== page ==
Old Strathcona Provincial Heritage Area - A Commercial District
Strathcona was once it’s own city, located on the south side of the North Saskatchewan River. It’s early rapid growth was due to the arrival of rail in 1891. Edmonton, on the north side of the river, experienced more robust commercial development so the two amalgamated in 1912. Strathcona’s commercial activity continued to falter, with little investment in redevelopment, resulting in the retention of many of the historic buildings. In the 1970s, Edmonton city council bought many properties along 104 Street in preparation for a freeway through the historic area. A "Save-the-district" movement emerged, the Old Strathcona Foundation was formed, and the plan was abandoned. Old Strathcona continued to evolve organically, providing an eclectic mix of goods and services that appealed to local residents and students at the University of Alberta.
In 2005, Edmonton City Council requested that the province designate the area as a Provincial Heritage Area. Edmonton’s Old Strathcona is only one of two such protected areas in Alberta. Designation was granted in 2007 and covers approximately five city blocks from 85 Avenue south to 80 Avenue and from 102 Street west to 106 Street. Early construction was wood-frame (e.g. the Strathcona Hotel and the Orange Hall) so in 1902 the Town Council passed bylaw to prevent wood construction. Other commercial, cultural, and public buildings, many constructed of brick between 1891 and 1914, contribute to the district's heritage value, including the Canadian Pacific Railway Station, the Dominion Hotel, the South Side Post Office, the Gainers Block, the Douglas Block, the Crawford Block, the Princess Theatre, Fire Hall #1 (now Walterdale Theatre), and the second Firehall #6 (mostly demolished except for exterior brick walls and tower, and rebuilt for the Varscona Theatre). Several individual buildings are protected both provincially and municipally. Municipal designation offers such financial incentives as direct grant payments for specific rehabilitation costs, ongoing maintenance financial incentives, zoning regulation variances and other incentives or relaxations deemed appropriate by City Council.
Old Strathcona has an active Business Association and is now home to many of Edmonton's arts and entertainment facilities, as well as a local shopping hub and festival site. The district centres on Whyte (82) Avenue, is a local shopping hub and is popular for its restaurants, bars and buskers. In 2014, Old Strathcona joined the Alberta Main Street Program.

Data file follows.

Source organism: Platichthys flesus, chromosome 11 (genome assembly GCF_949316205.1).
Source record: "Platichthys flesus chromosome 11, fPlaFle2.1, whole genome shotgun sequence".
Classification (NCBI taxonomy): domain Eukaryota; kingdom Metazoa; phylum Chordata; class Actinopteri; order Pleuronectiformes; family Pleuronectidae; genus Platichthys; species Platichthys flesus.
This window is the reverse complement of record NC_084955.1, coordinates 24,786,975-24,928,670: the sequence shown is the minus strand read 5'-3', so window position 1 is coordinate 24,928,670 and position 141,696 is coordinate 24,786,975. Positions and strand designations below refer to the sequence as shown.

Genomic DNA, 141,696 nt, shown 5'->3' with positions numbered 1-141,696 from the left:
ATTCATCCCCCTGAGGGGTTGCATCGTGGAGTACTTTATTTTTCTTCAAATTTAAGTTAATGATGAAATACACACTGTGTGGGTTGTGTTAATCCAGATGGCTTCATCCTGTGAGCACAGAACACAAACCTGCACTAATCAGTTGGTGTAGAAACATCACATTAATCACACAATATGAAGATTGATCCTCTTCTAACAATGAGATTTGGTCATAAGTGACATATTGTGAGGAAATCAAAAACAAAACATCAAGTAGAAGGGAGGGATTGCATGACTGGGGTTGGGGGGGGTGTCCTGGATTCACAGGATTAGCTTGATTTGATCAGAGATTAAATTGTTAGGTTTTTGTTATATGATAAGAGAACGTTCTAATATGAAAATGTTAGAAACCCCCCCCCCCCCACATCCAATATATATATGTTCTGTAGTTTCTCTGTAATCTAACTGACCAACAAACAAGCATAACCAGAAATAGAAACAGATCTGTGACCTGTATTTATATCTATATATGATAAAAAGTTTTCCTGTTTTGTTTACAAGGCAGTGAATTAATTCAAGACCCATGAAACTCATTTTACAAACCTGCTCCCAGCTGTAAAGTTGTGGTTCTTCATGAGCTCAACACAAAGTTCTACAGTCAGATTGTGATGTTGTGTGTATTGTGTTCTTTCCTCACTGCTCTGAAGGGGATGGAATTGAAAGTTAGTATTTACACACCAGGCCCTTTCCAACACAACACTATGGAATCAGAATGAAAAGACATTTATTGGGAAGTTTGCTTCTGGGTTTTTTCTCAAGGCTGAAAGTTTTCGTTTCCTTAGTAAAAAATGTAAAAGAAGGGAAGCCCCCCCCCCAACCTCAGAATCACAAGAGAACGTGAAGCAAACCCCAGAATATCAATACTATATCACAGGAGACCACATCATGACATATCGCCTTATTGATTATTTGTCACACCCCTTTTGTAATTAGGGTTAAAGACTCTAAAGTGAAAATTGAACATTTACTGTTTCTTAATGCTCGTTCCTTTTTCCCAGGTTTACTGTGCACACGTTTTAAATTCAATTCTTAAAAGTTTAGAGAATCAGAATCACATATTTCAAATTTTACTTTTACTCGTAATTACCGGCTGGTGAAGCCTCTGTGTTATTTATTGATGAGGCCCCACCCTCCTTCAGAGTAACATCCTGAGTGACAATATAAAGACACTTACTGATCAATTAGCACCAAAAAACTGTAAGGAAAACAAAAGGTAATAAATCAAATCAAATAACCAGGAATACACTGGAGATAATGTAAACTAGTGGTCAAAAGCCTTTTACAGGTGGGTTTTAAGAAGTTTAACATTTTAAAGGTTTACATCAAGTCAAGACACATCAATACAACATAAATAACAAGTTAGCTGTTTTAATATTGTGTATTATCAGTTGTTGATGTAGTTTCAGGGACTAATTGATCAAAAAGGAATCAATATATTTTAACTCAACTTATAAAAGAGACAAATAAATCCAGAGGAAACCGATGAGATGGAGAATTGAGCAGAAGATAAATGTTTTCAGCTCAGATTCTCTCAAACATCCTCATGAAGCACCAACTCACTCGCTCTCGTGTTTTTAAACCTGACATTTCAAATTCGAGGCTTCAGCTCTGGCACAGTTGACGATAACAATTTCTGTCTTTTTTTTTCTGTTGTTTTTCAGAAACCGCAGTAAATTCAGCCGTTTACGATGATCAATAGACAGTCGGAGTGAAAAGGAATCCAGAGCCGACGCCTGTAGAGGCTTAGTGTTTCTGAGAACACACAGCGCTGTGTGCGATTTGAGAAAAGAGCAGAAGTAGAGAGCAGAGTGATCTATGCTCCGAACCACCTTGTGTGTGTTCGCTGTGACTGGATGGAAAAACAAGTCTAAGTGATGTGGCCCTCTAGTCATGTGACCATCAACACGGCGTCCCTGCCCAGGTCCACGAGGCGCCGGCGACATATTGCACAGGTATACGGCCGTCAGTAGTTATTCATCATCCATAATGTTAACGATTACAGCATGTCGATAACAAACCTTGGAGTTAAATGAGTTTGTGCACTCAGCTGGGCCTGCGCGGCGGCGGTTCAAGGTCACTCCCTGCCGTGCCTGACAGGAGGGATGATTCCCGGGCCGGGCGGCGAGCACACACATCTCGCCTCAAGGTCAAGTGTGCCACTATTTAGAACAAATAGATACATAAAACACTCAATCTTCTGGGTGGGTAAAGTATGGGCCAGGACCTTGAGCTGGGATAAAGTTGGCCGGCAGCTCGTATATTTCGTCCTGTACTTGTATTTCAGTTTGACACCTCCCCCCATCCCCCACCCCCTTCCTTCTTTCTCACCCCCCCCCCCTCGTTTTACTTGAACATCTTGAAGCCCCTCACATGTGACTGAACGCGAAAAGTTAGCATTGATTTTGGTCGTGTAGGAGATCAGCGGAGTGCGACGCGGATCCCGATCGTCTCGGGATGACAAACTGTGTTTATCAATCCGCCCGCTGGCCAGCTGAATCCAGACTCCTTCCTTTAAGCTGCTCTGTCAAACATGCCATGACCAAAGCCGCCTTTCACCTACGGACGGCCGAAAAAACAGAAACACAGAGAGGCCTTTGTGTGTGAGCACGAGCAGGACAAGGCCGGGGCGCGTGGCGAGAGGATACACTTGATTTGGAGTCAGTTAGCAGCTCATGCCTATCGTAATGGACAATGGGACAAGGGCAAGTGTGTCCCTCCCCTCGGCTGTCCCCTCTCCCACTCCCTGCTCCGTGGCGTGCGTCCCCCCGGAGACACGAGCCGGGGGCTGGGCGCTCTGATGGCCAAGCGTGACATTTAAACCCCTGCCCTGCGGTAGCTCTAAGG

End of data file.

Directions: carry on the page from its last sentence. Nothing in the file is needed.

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The Fort Macleod Provincial Historic Area - A Commercial District
Fort Macleod was founded in 1874 with the arrival of the North West Mounted Police. A community of settlers and businesses that serviced the cattle industry formed outside of the fort. By 1892 when the Calgary and Edmonton Railway reached the community, the town was large enough to become incorporated.
Development of the town's centre continued until 1906 when a fire on Main Street destroyed most of the wood frame structures. Town Council then passed a bylaw requiring future buildings to be constructed of brick or stone, which was sourced locally. Optimism for growth continued, and by 1911 the Fort Macleod Board of Trade was promoting the town as the hub of southern Alberta.
In the 1980’s, Fort Macleod participated in Alberta Main Streets, a program that helped reverse the long term effects of depopulation and service decline experienced by many smaller communities throughout the province. Restoration of the original Edwardian Classical Revival buildings was funded by a grant from In the province in 1982. In 1984, Main Street Fort Macleod became the first Designated Historic Area in Alberta and only one of two protected areas in the province.
The Fort Macleod Provincial Historic Area encompasses approximately 6 blocks of Fort Macleod's commercial core. Of the downtown buildings that contribute to the area, five were built prior to the 1906 fire, all having been faced with brick or locally quarried sandstone. The Territorial Court House, now the town hall (1902 - 04) was designated by the province in 1979 and became a National Historic site in 1980). Four other historic buildings, including the iconic Empress Theatre (built 1912, provincially designated in 1982) round out the mix of government, commercial, financial, hospitality and entertainment uses needed to service townsfolk and the broader rural community.
The town promotes walking tours of the area that explain the past uses of the historic buildings. Many films have been shot using the main street as the backdrop, the most recent being “Let Him Go” starring Kevin Costner, released in 2020.
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